The Hilo-based Japanese Community Association of Hawaii is seeking nominations for Japanese cultural treasures, individuals who have made significant contributions to the preservation and perpetuating of the Japanese culture and arts in East Hawaii.
According to Hiroshi Suga, president of the association, “these individuals will be honored and recognized at ‘Bunka No Hi,’ Japanese Culture Day in Hawaii Festival, on Saturday, Nov. 16, from 10:30 a.m. to 2:30 p.m. at the Honpa Hongwanji Hilo Betsuin Sangha Hall. This year’s event will be dedicated to Mr. Yasuo Kuwaye, who passed away earlier this year. He was one of the early organizers of the association and was committed to the preservation and perpetuation of Japanese culture and arts and was recognized by the Japanese government with an imperial decoration.”
Since 2003, the association has recognized and honored 34 cultural treasures, including the AJA (Americans of Japanese Ancestry) veterans who served with the 442ndRegimental Combat Team, the 100th Battalion and the Military Intelligence Service (MIS) during World War II. In 2011 the following treasures were recognized: Michio Iyo, bonsai and Japanese landscaping; Michi Koizumi, Japanese language; Morris Nakaishi, bonsai; Richard Nakamura, AJA baseball; Charles Narimatsu, kendo; Lillian Noda, Japanese dance; Ruth Walker, aikido; Miyeko Yamane, calligraphy, and Hanako Yoshimura, shishu, tsumami, binzai ku, Japanese doll making, ikebana and Doo Yoo, teaching Japanese children’s songs.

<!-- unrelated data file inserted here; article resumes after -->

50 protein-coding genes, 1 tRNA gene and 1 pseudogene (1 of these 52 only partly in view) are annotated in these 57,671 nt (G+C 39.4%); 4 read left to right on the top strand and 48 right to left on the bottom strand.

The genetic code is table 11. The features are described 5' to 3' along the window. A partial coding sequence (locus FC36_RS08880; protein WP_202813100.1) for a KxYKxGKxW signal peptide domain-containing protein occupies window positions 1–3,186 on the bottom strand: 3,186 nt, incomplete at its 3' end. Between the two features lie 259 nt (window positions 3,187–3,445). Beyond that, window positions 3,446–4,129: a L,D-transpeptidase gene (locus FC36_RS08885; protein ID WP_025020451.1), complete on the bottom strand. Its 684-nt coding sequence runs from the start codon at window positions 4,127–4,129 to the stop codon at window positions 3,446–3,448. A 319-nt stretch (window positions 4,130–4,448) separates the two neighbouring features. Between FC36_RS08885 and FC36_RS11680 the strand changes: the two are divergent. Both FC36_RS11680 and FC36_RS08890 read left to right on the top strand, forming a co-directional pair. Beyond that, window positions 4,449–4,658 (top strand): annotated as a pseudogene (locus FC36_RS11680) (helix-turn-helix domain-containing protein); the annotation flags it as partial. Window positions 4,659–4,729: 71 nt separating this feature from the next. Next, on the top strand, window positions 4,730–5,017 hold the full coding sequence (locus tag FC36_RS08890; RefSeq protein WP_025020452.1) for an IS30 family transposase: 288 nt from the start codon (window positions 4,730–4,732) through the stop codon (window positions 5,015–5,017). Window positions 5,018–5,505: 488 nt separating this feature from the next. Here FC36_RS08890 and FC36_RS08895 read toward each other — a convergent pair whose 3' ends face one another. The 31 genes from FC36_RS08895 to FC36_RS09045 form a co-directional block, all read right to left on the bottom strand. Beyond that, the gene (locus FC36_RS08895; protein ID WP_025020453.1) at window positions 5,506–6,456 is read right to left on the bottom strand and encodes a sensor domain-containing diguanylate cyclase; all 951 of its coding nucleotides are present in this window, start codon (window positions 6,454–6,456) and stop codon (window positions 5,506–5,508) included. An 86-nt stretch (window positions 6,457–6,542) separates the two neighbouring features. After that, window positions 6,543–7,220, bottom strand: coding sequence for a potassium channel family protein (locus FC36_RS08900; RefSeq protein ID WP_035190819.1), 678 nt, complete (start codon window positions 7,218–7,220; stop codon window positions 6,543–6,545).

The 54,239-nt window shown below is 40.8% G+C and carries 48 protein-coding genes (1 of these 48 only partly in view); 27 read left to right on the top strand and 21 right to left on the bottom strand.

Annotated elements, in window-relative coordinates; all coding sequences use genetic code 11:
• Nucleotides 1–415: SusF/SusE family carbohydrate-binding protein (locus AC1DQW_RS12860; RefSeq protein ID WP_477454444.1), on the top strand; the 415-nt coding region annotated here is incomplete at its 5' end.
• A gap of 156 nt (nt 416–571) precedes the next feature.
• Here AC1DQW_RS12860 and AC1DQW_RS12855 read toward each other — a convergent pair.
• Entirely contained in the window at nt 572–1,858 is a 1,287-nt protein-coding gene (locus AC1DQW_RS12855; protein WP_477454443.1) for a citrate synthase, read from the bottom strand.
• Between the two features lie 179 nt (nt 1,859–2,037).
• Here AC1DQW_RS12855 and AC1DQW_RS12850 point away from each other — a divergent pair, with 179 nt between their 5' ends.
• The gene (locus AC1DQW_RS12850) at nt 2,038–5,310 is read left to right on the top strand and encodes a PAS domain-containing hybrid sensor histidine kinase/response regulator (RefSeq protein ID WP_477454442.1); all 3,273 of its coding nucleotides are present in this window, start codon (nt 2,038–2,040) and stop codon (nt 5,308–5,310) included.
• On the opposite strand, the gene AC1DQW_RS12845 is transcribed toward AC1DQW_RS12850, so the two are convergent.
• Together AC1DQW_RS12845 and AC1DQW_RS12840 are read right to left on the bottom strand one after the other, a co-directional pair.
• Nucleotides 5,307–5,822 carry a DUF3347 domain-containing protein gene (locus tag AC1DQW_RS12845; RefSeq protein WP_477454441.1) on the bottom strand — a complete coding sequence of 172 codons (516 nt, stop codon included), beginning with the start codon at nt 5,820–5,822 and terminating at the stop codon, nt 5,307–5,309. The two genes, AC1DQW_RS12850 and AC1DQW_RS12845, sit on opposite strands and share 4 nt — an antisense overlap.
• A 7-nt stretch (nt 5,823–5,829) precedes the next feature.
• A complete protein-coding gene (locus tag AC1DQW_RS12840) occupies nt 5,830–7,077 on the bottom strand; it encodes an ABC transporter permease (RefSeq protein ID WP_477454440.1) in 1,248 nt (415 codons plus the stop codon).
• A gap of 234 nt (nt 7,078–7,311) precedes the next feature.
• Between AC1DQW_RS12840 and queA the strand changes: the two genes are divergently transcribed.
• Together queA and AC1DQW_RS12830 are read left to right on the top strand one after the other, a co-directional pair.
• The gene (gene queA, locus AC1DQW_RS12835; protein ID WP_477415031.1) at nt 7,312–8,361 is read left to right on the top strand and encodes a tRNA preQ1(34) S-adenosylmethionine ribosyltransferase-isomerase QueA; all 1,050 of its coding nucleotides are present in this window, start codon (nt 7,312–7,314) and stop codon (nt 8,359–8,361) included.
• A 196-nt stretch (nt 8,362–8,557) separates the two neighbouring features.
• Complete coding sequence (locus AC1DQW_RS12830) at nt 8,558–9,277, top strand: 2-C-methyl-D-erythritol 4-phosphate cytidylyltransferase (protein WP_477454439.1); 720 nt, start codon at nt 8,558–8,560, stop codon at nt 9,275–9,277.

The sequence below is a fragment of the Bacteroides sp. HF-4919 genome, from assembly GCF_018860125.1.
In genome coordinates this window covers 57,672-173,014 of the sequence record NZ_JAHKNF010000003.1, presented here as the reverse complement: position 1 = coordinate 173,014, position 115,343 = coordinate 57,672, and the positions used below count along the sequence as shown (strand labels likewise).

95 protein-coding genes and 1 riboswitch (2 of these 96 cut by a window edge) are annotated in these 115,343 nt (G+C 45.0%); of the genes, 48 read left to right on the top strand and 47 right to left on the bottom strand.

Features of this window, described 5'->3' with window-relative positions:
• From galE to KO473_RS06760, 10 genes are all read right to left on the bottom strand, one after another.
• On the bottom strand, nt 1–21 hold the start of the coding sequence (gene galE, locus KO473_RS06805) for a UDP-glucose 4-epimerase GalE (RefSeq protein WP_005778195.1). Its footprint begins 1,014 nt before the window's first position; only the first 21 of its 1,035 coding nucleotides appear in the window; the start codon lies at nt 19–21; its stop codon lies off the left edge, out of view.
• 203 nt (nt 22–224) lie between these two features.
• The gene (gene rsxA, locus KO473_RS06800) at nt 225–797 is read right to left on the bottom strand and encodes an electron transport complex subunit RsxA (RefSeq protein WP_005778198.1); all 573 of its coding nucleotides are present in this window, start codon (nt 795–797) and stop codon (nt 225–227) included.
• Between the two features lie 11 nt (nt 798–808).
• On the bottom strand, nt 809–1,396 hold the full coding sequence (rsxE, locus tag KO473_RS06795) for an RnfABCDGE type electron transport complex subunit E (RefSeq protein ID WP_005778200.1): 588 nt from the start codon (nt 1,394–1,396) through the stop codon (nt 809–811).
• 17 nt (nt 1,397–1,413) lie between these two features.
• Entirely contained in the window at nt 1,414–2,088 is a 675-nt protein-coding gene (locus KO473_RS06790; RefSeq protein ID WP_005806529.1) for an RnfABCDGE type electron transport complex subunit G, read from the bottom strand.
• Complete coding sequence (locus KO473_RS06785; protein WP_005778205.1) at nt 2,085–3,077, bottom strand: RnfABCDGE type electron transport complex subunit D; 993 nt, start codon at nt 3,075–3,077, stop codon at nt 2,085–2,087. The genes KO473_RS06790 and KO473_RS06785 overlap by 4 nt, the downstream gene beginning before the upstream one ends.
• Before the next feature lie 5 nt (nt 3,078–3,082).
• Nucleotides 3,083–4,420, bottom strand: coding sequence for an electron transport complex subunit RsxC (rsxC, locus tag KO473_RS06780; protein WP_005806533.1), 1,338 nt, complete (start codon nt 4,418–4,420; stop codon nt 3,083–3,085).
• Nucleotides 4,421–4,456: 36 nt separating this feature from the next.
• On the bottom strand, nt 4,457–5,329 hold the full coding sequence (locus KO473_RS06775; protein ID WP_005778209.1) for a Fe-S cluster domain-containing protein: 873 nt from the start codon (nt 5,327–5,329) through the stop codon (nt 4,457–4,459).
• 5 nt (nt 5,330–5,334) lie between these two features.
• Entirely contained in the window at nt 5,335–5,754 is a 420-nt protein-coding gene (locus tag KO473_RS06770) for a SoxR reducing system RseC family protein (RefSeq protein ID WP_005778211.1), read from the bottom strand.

Nomination forms are available via email at email@example.com or by calling the JCAH office at 969-6437. Deadline for submitting nominations is Tuesday, Oct. 15. Awardees and their nominators will be notified no later than Nov. 1. For more information, call Tommy Goya, Cultural Treasures Committee chair, at 989-5953.
The Bunka No Hi is a biennial event sponsored by the association. In keeping with the 2011 festival, the theme for this year’s event is “Mottainai 2.” Mottainai is a Japanese word which means, “no waste” or “it’s a shame to waste.” A Mottainai Recycled Art Contest will be announced soon.
New this year is a short parade, featuring the famed omikoshi, or shrine, that the sailors from the Japan training ship used to carry during the former International Festival of the Pacific.
Bunka No Hi will also feature traditional displays, demonstrations, shichi-go-san (kimono dressing for children ages 3, 5 and 7) and Seijin-Shiki for three lucky 20-year-old females, calligraphy, food from various Japanese community groups, or kenjinkais, and entertainment.
The Japanese Community Association of Hawaii, is a nonprofit organization with a membership of nearly 400 families. The association was formed in 1972 to promote and perpetuate the Japanese culture and arts in East Hawaii and to foster international relationships with Japanese citizens and organizations.